With a backdrop of impressive temples behind him at the Acropolis **, a simple of wave of Paul's hand would have very aptly punctuated his statement concerning their religiosity. But Paul continues on, making reference to another extravagant example known to all throughout the city - namely altars that had been randomly built to try and placate some unknown, yet professedly upset, deity.

Acts 17:23 For as I walked around and looked carefully at your objects of worship, I even found an altar with this inscription: TO AN UNKNOWN GOD. Now what you worship as something unknown I am going to proclaim to you.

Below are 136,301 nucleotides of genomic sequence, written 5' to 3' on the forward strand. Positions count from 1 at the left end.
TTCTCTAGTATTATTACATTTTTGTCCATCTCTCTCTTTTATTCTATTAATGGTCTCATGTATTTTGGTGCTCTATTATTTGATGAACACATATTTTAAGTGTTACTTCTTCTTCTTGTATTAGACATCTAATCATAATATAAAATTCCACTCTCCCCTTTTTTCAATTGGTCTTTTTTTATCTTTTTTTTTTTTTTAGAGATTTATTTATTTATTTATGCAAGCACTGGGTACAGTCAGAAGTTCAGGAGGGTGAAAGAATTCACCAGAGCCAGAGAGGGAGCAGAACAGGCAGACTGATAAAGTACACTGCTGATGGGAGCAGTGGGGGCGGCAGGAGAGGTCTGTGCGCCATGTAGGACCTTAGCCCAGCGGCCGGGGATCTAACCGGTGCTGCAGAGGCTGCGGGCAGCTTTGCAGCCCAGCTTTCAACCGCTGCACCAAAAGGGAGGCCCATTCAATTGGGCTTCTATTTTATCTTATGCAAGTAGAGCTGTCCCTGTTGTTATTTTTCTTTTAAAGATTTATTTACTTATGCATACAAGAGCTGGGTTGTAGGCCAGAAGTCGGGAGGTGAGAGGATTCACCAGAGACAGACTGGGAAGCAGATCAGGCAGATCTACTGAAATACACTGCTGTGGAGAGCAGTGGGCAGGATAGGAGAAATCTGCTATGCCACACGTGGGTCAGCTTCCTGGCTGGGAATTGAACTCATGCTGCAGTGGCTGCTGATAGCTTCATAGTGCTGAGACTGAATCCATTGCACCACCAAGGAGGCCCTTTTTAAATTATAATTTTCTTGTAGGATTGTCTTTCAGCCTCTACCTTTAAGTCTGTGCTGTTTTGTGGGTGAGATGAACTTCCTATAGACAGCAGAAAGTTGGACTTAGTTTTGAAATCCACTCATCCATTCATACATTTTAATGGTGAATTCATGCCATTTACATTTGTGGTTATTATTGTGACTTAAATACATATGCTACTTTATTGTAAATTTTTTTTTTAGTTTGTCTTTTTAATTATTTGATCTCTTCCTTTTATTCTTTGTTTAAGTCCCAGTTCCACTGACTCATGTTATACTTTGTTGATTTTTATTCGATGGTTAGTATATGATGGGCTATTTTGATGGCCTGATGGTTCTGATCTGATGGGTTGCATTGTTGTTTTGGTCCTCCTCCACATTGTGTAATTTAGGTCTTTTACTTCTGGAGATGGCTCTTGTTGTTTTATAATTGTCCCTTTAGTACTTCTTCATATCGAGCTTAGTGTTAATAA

History records, that in previous years, a plague had been sweeping through the city, prompting multitudes to make offerings to all the known gods. When no deliverance was forthcoming a multitude of sacrificial animals were let loose into the city, believing that this irate god would motivate them to go to whatever place a sacrifice was necessary. When, predictably, the spooked animals scattered, an altar was erected at every place they stopped and subsequent sacrifice was offered. Talk about superstition! And what an opportunity for Paul to explain that there is only one true self-sufficient God who is sovereign over all men.